AI and machine learning can not only help dental labs automate but can also allow for greater customization within workflows, Tanz says. Using AI gives lab technicians the ability to create designs from the ground up without using a template.

“Areas where we see activity with machine learning in the laboratory environment involve things like smile design and crown design—which is a really interesting one because you’re no longer beholden to just some set of templates that you’re customizing,” he says. “You can really use AI to design a crown restoration from the ground up with the ideal contacts, occlusion, shape, and anatomy.”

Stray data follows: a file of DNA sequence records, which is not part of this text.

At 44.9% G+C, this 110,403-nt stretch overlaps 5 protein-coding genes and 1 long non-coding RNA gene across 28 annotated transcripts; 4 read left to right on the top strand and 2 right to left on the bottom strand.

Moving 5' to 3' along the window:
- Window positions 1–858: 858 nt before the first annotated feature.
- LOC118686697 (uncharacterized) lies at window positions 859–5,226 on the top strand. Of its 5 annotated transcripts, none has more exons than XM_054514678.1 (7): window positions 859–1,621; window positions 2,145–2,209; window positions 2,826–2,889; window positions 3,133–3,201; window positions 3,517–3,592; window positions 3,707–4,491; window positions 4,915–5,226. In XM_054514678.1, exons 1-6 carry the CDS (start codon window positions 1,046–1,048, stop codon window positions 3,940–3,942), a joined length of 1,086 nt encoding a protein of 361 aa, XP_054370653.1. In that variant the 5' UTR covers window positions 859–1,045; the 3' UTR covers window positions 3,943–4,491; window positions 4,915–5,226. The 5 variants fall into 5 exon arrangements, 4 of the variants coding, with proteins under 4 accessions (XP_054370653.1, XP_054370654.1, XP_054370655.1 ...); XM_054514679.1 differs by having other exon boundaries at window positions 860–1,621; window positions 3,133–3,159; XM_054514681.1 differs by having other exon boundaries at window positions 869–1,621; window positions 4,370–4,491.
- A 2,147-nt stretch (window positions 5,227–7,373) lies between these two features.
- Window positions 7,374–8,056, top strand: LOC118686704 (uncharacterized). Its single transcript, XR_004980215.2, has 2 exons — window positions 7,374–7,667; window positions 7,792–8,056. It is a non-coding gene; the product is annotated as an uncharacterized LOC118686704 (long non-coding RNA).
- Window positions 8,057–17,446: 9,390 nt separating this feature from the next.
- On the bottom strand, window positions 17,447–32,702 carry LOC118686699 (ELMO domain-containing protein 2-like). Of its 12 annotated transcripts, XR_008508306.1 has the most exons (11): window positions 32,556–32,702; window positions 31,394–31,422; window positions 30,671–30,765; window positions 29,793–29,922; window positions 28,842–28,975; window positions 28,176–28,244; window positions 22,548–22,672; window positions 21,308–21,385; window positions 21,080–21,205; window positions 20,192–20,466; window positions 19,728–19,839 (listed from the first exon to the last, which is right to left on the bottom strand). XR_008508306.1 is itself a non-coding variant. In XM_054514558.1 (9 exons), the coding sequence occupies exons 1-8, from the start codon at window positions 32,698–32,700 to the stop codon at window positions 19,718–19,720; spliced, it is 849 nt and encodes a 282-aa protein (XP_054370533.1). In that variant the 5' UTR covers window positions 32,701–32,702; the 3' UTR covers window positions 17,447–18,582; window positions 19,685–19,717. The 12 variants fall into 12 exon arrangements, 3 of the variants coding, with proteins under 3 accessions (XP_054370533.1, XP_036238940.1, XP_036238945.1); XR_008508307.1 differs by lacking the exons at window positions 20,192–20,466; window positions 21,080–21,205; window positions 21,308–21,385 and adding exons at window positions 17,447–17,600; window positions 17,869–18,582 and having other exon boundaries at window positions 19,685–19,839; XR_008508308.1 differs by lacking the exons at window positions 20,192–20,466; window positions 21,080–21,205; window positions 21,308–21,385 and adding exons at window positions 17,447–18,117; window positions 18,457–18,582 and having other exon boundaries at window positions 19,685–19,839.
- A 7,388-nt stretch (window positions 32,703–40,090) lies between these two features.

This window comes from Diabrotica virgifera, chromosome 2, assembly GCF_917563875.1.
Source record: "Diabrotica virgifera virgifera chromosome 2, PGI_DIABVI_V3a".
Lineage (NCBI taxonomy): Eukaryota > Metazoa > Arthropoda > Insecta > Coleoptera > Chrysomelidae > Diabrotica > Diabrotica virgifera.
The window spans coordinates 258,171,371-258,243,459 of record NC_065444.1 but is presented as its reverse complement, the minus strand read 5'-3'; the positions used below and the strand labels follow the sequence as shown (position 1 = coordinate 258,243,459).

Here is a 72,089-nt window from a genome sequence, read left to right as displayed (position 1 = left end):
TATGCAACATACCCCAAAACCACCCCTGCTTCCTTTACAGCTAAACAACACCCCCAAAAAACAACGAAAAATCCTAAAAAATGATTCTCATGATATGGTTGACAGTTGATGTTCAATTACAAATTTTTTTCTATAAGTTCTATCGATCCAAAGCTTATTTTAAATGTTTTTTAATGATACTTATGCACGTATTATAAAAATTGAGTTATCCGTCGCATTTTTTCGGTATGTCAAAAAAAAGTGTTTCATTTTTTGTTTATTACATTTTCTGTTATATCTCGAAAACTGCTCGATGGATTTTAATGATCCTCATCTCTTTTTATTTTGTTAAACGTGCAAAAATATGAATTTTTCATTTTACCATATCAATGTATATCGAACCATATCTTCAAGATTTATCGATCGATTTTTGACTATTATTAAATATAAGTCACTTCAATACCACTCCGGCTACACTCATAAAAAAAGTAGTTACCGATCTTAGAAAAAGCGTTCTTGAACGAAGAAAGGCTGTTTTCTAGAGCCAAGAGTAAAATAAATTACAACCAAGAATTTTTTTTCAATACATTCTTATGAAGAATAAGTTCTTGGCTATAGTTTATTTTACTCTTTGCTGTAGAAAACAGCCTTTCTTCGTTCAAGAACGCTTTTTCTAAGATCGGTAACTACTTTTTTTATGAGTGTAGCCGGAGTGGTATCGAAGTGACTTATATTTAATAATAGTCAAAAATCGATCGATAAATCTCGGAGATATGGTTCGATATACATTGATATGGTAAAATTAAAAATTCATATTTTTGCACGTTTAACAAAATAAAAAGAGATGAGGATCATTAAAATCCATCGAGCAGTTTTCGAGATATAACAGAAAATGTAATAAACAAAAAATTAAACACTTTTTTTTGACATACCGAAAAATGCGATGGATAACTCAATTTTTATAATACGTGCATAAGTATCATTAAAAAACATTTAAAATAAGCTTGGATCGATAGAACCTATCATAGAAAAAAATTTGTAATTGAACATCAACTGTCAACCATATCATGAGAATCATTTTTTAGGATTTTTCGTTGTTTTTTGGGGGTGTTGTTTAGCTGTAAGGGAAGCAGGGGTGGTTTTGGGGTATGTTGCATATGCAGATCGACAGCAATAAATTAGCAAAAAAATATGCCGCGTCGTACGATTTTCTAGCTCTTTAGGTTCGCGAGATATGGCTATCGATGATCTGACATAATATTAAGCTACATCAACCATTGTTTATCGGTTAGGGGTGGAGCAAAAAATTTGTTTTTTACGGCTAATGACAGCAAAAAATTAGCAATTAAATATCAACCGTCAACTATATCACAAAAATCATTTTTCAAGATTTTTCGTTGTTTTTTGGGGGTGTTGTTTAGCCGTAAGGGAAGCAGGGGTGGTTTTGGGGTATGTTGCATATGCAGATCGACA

Achieving Success

Sure, AI and machine learning have been around for a few years. But how do companies tailor it to the dental lab? And can machines learn dental anatomy as well as an experienced technician can?

These questions are an inspiration to Sergei Azernikov, PhD, vice president of AI and Machine Learning at Glidewell Dental. His team wasn’t achieving the level of automation it wanted.

“So, we started looking into new ways to do it, and a machine learning initiative started taking off. One of our first questions was, ‘Can we learn dental anatomy using machine learning?’ Can a neural network recognize teeth, for example? We asked ourselves, ‘Can we train a machine to recognize individual teeth?’” Azernikov says.

Once the team at Glidewell had AlexNet, its AI system set up—in a move reminiscent of a scene out of a science fiction film—it challenged an experienced, seasoned technician to a friendly competition against the machine. The results weren’t surprising.